As careful as you might be when it comes to looking after your teeth, accidents can happen.
And whilst it’s more common for younger patients to experience dental emergencies, they can happen to anyone. Symptoms of dental emergencies aren’t always as obvious as a chipped or broken tooth either. At times, toothaches or pains can mask more severe dental problems which need immediate attention.
Knowing what to do when you’re faced with throbbing pain or when you’re experiencing an injury resulting in a knocked-out tooth, is critical to your dental health. So, what do you do when you’re faced with a dental emergency?
What is considered a dental emergency?
- dental trauma or injury (caused by a sporting injury, fall or motor accident)
- swelling of your face or neck
- swelling in your mouth
- bleeding from your mouth that won’t stop
- difficulty opening your jaw and/or swallowing.
In other circumstances, if you know your symptoms and are able to identify the type of dental emergency, here’s what to do.
Knocked out tooth
In the event of a knocked-out tooth, it’s recommended by the Australian Dental Association to locate the tooth, handle it with care, and avoid touching its roots. If dirty, gently wipe the tooth with a cloth and either place it back into the empty socket or hold it in your mouth between your cheek and gums. Doing so will ensure your saliva’s enzymes keep the knocked out tooth alive until you see your emergency dentist, ideally within 15-30 minutes.
If inserting the tooth back into your mouth is not an option, store it in a small container submerged in cold milk to keep it moist. It’s important not to wrap the tooth in a tissue or cloth as this will dry out the tooth.
If you or someone you know has a knocked-out tooth, it’s important to remain calm and act immediately. The sooner you can visit your dentist, the greater the likelihood that they will be able to reinsert and preserve your tooth.
Chipped or broken tooth
The enamel on your teeth may be some of the toughest tissue in your body but that doesn’t mean it’s not susceptible to chipping or breaking. If you have a chipped or broken tooth, rinse your mouth with warm water and apply a piece of gauze to the area if there are signs of blood. When the bleeding stops, apply a cold compress to the outside of your cheek or lip to keep any swelling down and temporarily numb the pain.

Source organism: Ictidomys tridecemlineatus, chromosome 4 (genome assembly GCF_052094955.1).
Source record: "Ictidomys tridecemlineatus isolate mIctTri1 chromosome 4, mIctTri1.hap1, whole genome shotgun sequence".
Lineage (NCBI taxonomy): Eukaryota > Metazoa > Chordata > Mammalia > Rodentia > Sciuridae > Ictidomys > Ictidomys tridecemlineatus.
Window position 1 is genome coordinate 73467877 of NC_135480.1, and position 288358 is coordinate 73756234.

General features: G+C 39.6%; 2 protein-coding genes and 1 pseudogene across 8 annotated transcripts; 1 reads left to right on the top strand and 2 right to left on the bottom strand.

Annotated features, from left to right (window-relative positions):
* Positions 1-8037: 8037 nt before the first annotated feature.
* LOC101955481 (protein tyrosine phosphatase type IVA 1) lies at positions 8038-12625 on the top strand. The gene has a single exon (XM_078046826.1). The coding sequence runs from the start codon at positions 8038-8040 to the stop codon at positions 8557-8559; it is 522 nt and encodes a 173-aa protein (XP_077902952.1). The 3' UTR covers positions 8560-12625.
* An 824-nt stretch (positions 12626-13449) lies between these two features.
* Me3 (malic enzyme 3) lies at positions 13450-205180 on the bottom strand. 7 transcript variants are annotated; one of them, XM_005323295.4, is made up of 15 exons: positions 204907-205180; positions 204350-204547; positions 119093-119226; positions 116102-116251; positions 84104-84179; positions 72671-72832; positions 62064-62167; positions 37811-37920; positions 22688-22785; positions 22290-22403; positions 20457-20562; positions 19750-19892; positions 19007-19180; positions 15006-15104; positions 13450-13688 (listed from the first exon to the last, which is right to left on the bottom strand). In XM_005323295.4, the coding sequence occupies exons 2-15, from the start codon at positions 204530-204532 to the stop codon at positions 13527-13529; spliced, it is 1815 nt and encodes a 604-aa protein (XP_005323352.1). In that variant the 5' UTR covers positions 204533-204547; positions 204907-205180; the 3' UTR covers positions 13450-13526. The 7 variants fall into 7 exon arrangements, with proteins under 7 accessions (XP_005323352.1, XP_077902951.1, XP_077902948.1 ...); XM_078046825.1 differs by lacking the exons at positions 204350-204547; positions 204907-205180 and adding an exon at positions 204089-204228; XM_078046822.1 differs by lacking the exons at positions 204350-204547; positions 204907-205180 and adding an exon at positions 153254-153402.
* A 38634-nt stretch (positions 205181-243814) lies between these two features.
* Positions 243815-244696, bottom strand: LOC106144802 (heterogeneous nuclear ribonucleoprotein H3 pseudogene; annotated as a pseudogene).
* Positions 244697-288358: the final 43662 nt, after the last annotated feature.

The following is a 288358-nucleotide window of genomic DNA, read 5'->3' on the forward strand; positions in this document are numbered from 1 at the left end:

It’s important to see your dentist as soon as possible to relieve pain caused by a chipped or broken tooth. If the chip is significant it can not only impact your tooth’s nerve but can lead to an infection or abscess if left untreated.
If you experience a fever associated with tooth sensitivity, a persistent toothache, and swelling of your face, it’s likely you have an abscessed tooth – a buildup of pus inside the teeth or gums that if burst, can cause a severe blood infection.
To treat an abscessed tooth, rinse your mouth with mild saltwater several times throughout the day to reduce the pain and help draw pus to the surface until you can see your dentist.
How to avoid dental emergencies
To help prevent dental emergencies, stay proactive with your oral hygiene routine, and regularly visit your dentist for check-ups. During these visits, your dentist will check for loose fillings and crowns as well as signs of decay, infection, and gum disease to avoid serious risks to your dental health.
If you play contact sports, you increase your risk of dental emergencies and other injuries such as concussions and facial lacerations. By protecting your teeth with a custom fit sports mouthguard, you can not only prevent dental emergencies from blows to the mouth but also more extensive and costly procedures in the future.
If you have a dental emergency, call Whites Dental Care immediately
If you’re experiencing pain, don’t wait, contact the experienced team at Whites Dental Care immediately for a same-day appointment to treat your pain fast. Accidents can happen at any time, so if your dental emergency happens outside of office hours, the team will accommodate your needs as soon as possible.